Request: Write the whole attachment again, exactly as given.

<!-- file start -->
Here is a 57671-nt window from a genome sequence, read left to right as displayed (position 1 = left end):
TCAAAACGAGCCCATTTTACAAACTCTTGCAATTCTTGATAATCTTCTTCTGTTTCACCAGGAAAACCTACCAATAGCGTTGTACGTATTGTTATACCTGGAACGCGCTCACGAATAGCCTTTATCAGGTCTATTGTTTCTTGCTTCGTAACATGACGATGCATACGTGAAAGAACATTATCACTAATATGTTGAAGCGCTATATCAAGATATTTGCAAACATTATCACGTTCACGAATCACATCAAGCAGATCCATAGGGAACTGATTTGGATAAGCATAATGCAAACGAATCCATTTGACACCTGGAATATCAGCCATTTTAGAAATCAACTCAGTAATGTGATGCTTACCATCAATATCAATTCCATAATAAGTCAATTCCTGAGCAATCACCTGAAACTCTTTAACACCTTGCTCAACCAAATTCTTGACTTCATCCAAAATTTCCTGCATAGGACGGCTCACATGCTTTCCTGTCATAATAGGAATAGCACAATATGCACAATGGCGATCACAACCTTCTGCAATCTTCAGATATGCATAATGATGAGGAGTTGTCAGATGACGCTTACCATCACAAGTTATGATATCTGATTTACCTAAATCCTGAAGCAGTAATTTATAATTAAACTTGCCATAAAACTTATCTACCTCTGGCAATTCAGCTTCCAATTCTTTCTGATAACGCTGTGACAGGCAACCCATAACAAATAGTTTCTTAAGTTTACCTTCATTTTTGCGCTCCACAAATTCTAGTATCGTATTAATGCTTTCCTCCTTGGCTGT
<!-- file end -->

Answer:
Here is a 57671-nt window from a genome sequence, read left to right as displayed (position 1 = left end):
TCAAAACGAGCCCATTTTACAAACTCTTGCAATTCTTGATAATCTTCTTCTGTTTCACCAGGAAAACCTACCAATAGCGTTGTACGTATTGTTATACCTGGAACGCGCTCACGAATAGCCTTTATCAGGTCTATTGTTTCTTGCTTCGTAACATGACGATGCATACGTGAAAGAACATTATCACTAATATGTTGAAGCGCTATATCAAGATATTTGCAAACATTATCACGTTCACGAATCACATCAAGCAGATCCATAGGGAACTGATTTGGATAAGCATAATGCAAACGAATCCATTTGACACCTGGAATATCAGCCATTTTAGAAATCAACTCAGTAATGTGATGCTTACCATCAATATCAATTCCATAATAAGTCAATTCCTGAGCAATCACCTGAAACTCTTTAACACCTTGCTCAACCAAATTCTTGACTTCATCCAAAATTTCCTGCATAGGACGGCTCACATGCTTTCCTGTCATAATAGGAATAGCACAATATGCACAATGGCGATCACAACCTTCTGCAATCTTCAGATATGCATAATGATGAGGAGTTGTCAGATGACGCTTACCATCACAAGTTATGATATCTGATTTACCTAAATCCTGAAGCAGTAATTTATAATTAAACTTGCCATAAAACTTATCTACCTCTGGCAATTCAGCTTCCAATTCTTTCTGATAACGCTGTGACAGGCAACCCATAACAAATAGTTTCTTAAGTTTACCTTCATTTTTGCGCTCCACAAATTCTAGTATCGTATTAATGCTTTCCTCCTTGGCTGT